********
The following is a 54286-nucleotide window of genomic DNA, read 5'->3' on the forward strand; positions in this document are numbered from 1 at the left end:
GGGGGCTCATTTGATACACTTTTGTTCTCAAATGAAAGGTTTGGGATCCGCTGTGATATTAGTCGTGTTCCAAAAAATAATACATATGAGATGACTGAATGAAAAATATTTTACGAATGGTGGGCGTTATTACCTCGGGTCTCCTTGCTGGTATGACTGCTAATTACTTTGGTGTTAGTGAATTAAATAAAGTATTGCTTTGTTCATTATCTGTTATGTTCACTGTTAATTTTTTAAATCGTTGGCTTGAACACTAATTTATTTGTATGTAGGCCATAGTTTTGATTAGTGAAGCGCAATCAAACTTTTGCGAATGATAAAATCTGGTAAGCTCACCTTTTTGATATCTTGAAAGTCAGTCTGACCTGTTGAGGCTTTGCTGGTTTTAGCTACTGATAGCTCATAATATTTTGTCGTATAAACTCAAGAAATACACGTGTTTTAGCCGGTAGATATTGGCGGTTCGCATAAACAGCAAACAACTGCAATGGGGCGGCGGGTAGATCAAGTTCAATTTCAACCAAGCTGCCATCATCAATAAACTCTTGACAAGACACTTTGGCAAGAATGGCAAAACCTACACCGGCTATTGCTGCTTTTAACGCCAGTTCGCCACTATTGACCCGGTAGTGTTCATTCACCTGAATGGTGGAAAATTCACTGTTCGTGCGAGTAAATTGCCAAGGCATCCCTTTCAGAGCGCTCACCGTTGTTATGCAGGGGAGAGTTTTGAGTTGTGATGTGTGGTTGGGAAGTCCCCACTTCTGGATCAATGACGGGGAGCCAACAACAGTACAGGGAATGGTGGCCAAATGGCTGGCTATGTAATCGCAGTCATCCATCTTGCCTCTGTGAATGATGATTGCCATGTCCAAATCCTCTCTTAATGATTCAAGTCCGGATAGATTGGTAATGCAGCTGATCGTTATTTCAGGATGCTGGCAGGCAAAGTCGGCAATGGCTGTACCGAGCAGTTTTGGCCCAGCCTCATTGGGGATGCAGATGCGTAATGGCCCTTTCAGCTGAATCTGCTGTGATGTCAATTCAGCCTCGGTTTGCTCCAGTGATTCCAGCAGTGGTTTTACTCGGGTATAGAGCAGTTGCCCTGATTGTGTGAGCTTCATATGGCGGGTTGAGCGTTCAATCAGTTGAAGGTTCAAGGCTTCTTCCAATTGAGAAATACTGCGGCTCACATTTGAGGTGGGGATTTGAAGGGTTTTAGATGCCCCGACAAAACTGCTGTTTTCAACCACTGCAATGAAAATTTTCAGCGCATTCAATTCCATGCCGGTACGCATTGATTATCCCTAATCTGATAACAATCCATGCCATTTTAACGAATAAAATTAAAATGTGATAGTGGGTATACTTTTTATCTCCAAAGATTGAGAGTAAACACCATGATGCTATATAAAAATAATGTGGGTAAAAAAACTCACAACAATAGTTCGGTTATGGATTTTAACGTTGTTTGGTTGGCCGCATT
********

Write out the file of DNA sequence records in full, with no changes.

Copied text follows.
The following is a 54286-nucleotide window of genomic DNA, read 5'->3' on the forward strand; positions in this document are numbered from 1 at the left end:
GGGGGCTCATTTGATACACTTTTGTTCTCAAATGAAAGGTTTGGGATCCGCTGTGATATTAGTCGTGTTCCAAAAAATAATACATATGAGATGACTGAATGAAAAATATTTTACGAATGGTGGGCGTTATTACCTCGGGTCTCCTTGCTGGTATGACTGCTAATTACTTTGGTGTTAGTGAATTAAATAAAGTATTGCTTTGTTCATTATCTGTTATGTTCACTGTTAATTTTTTAAATCGTTGGCTTGAACACTAATTTATTTGTATGTAGGCCATAGTTTTGATTAGTGAAGCGCAATCAAACTTTTGCGAATGATAAAATCTGGTAAGCTCACCTTTTTGATATCTTGAAAGTCAGTCTGACCTGTTGAGGCTTTGCTGGTTTTAGCTACTGATAGCTCATAATATTTTGTCGTATAAACTCAAGAAATACACGTGTTTTAGCCGGTAGATATTGGCGGTTCGCATAAACAGCAAACAACTGCAATGGGGCGGCGGGTAGATCAAGTTCAATTTCAACCAAGCTGCCATCATCAATAAACTCTTGACAAGACACTTTGGCAAGAATGGCAAAACCTACACCGGCTATTGCTGCTTTTAACGCCAGTTCGCCACTATTGACCCGGTAGTGTTCATTCACCTGAATGGTGGAAAATTCACTGTTCGTGCGAGTAAATTGCCAAGGCATCCCTTTCAGAGCGCTCACCGTTGTTATGCAGGGGAGAGTTTTGAGTTGTGATGTGTGGTTGGGAAGTCCCCACTTCTGGATCAATGACGGGGAGCCAACAACAGTACAGGGAATGGTGGCCAAATGGCTGGCTATGTAATCGCAGTCATCCATCTTGCCTCTGTGAATGATGATTGCCATGTCCAAATCCTCTCTTAATGATTCAAGTCCGGATAGATTGGTAATGCAGCTGATCGTTATTTCAGGATGCTGGCAGGCAAAGTCGGCAATGGCTGTACCGAGCAGTTTTGGCCCAGCCTCATTGGGGATGCAGATGCGTAATGGCCCTTTCAGCTGAATCTGCTGTGATGTCAATTCAGCCTCGGTTTGCTCCAGTGATTCCAGCAGTGGTTTTACTCGGGTATAGAGCAGTTGCCCTGATTGTGTGAGCTTCATATGGCGGGTTGAGCGTTCAATCAGTTGAAGGTTCAAGGCTTCTTCCAATTGAGAAATACTGCGGCTCACATTTGAGGTGGGGATTTGAAGGGTTTTAGATGCCCCGACAAAACTGCTGTTTTCAACCACTGCAATGAAAATTTTCAGCGCATTCAATTCCATGCCGGTACGCATTGATTATCCCTAATCTGATAACAATCCATGCCATTTTAACGAATAAAATTAAAATGTGATAGTGGGTATACTTTTTATCTCCAAAGATTGAGAGTAAACACCATGATGCTATATAAAAATAATGTGGGTAAAAAAACTCACAACAATAGTTCGGTTATGGATTTTAACGTTGTTTGGTTGGCCGCATT